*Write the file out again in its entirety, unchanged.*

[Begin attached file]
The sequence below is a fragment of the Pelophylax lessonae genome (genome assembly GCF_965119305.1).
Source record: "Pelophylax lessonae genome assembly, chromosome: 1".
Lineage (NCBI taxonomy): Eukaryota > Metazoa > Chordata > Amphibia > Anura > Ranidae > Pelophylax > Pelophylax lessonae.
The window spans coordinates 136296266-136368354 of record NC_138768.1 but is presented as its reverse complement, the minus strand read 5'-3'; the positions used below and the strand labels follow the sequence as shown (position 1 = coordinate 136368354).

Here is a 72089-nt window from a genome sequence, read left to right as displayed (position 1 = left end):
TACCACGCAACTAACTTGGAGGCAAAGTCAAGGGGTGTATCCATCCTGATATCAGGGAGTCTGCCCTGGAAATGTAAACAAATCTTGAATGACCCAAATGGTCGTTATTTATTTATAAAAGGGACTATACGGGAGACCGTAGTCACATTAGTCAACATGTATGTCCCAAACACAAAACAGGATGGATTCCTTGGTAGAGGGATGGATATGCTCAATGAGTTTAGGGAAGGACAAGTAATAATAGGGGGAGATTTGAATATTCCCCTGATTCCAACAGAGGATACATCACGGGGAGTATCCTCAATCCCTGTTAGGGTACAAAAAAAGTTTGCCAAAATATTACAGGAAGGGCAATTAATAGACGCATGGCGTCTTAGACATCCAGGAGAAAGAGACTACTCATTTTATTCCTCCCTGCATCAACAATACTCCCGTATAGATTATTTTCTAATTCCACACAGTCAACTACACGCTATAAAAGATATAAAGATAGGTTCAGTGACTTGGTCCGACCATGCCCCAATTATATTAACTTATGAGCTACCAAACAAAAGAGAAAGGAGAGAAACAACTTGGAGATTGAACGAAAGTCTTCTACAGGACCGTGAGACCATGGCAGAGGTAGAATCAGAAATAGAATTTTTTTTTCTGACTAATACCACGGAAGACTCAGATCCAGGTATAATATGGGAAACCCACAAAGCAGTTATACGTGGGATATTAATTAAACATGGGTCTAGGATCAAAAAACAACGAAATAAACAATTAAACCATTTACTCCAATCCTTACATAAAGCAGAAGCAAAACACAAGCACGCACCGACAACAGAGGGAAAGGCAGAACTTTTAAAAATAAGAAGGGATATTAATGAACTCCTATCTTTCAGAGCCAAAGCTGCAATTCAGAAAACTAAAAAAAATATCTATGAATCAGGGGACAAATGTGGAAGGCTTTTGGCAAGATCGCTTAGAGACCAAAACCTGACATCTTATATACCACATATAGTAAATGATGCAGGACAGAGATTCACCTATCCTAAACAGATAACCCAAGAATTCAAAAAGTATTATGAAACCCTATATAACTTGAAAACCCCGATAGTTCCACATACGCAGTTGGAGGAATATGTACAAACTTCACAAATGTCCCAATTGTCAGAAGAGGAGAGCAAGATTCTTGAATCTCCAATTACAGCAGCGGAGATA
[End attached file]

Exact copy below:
The sequence below is a fragment of the Pelophylax lessonae genome (genome assembly GCF_965119305.1).
Source record: "Pelophylax lessonae genome assembly, chromosome: 1".
Lineage (NCBI taxonomy): Eukaryota > Metazoa > Chordata > Amphibia > Anura > Ranidae > Pelophylax > Pelophylax lessonae.
The window spans coordinates 136296266-136368354 of record NC_138768.1 but is presented as its reverse complement, the minus strand read 5'-3'; the positions used below and the strand labels follow the sequence as shown (position 1 = coordinate 136368354).

Here is a 72089-nt window from a genome sequence, read left to right as displayed (position 1 = left end):
TACCACGCAACTAACTTGGAGGCAAAGTCAAGGGGTGTATCCATCCTGATATCAGGGAGTCTGCCCTGGAAATGTAAACAAATCTTGAATGACCCAAATGGTCGTTATTTATTTATAAAAGGGACTATACGGGAGACCGTAGTCACATTAGTCAACATGTATGTCCCAAACACAAAACAGGATGGATTCCTTGGTAGAGGGATGGATATGCTCAATGAGTTTAGGGAAGGACAAGTAATAATAGGGGGAGATTTGAATATTCCCCTGATTCCAACAGAGGATACATCACGGGGAGTATCCTCAATCCCTGTTAGGGTACAAAAAAAGTTTGCCAAAATATTACAGGAAGGGCAATTAATAGACGCATGGCGTCTTAGACATCCAGGAGAAAGAGACTACTCATTTTATTCCTCCCTGCATCAACAATACTCCCGTATAGATTATTTTCTAATTCCACACAGTCAACTACACGCTATAAAAGATATAAAGATAGGTTCAGTGACTTGGTCCGACCATGCCCCAATTATATTAACTTATGAGCTACCAAACAAAAGAGAAAGGAGAGAAACAACTTGGAGATTGAACGAAAGTCTTCTACAGGACCGTGAGACCATGGCAGAGGTAGAATCAGAAATAGAATTTTTTTTTCTGACTAATACCACGGAAGACTCAGATCCAGGTATAATATGGGAAACCCACAAAGCAGTTATACGTGGGATATTAATTAAACATGGGTCTAGGATCAAAAAACAACGAAATAAACAATTAAACCATTTACTCCAATCCTTACATAAAGCAGAAGCAAAACACAAGCACGCACCGACAACAGAGGGAAAGGCAGAACTTTTAAAAATAAGAAGGGATATTAATGAACTCCTATCTTTCAGAGCCAAAGCTGCAATTCAGAAAACTAAAAAAAATATCTATGAATCAGGGGACAAATGTGGAAGGCTTTTGGCAAGATCGCTTAGAGACCAAAACCTGACATCTTATATACCACATATAGTAAATGATGCAGGACAGAGATTCACCTATCCTAAACAGATAACCCAAGAATTCAAAAAGTATTATGAAACCCTATATAACTTGAAAACCCCGATAGTTCCACATACGCAGTTGGAGGAATATGTACAAACTTCACAAATGTCCCAATTGTCAGAAGAGGAGAGCAAGATTCTTGAATCTCCAATTACAGCAGCGGAGATA